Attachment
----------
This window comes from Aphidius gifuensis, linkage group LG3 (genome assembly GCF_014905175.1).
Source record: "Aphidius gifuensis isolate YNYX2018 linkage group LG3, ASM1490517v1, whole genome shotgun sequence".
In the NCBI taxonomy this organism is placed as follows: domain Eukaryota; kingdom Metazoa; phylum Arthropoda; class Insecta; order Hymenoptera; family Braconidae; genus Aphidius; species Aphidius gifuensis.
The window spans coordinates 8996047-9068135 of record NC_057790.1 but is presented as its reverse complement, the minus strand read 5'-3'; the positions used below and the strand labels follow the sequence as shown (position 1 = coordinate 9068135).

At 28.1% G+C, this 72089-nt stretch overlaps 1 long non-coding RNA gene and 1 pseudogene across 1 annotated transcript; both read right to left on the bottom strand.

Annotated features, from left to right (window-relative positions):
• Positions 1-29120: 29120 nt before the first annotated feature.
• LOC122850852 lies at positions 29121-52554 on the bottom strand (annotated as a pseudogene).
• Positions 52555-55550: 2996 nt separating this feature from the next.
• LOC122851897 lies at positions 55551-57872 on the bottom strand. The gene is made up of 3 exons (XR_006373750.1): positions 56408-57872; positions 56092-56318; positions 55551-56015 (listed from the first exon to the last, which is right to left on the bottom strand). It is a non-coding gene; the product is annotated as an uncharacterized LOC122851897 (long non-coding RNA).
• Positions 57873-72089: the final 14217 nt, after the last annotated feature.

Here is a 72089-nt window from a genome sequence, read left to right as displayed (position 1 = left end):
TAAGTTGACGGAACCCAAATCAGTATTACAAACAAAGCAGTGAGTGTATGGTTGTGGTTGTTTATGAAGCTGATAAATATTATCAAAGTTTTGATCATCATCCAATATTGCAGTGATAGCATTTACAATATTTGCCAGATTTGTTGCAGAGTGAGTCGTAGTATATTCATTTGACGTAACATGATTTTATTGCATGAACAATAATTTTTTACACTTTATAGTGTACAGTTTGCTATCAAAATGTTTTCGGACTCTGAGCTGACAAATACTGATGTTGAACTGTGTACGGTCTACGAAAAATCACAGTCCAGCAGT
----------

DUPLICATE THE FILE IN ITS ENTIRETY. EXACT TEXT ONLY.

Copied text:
This window comes from Aphidius gifuensis, linkage group LG3 (genome assembly GCF_014905175.1).
Source record: "Aphidius gifuensis isolate YNYX2018 linkage group LG3, ASM1490517v1, whole genome shotgun sequence".
In the NCBI taxonomy this organism is placed as follows: domain Eukaryota; kingdom Metazoa; phylum Arthropoda; class Insecta; order Hymenoptera; family Braconidae; genus Aphidius; species Aphidius gifuensis.
The window spans coordinates 8996047-9068135 of record NC_057790.1 but is presented as its reverse complement, the minus strand read 5'-3'; the positions used below and the strand labels follow the sequence as shown (position 1 = coordinate 9068135).

At 28.1% G+C, this 72089-nt stretch overlaps 1 long non-coding RNA gene and 1 pseudogene across 1 annotated transcript; both read right to left on the bottom strand.

Annotated features, from left to right (window-relative positions):
• Positions 1-29120: 29120 nt before the first annotated feature.
• LOC122850852 lies at positions 29121-52554 on the bottom strand (annotated as a pseudogene).
• Positions 52555-55550: 2996 nt separating this feature from the next.
• LOC122851897 lies at positions 55551-57872 on the bottom strand. The gene is made up of 3 exons (XR_006373750.1): positions 56408-57872; positions 56092-56318; positions 55551-56015 (listed from the first exon to the last, which is right to left on the bottom strand). It is a non-coding gene; the product is annotated as an uncharacterized LOC122851897 (long non-coding RNA).
• Positions 57873-72089: the final 14217 nt, after the last annotated feature.

Here is a 72089-nt window from a genome sequence, read left to right as displayed (position 1 = left end):
TAAGTTGACGGAACCCAAATCAGTATTACAAACAAAGCAGTGAGTGTATGGTTGTGGTTGTTTATGAAGCTGATAAATATTATCAAAGTTTTGATCATCATCCAATATTGCAGTGATAGCATTTACAATATTTGCCAGATTTGTTGCAGAGTGAGTCGTAGTATATTCATTTGACGTAACATGATTTTATTGCATGAACAATAATTTTTTACACTTTATAGTGTACAGTTTGCTATCAAAATGTTTTCGGACTCTGAGCTGACAAATACTGATGTTGAACTGTGTACGGTCTACGAAAAATCACAGTCCAGCAGT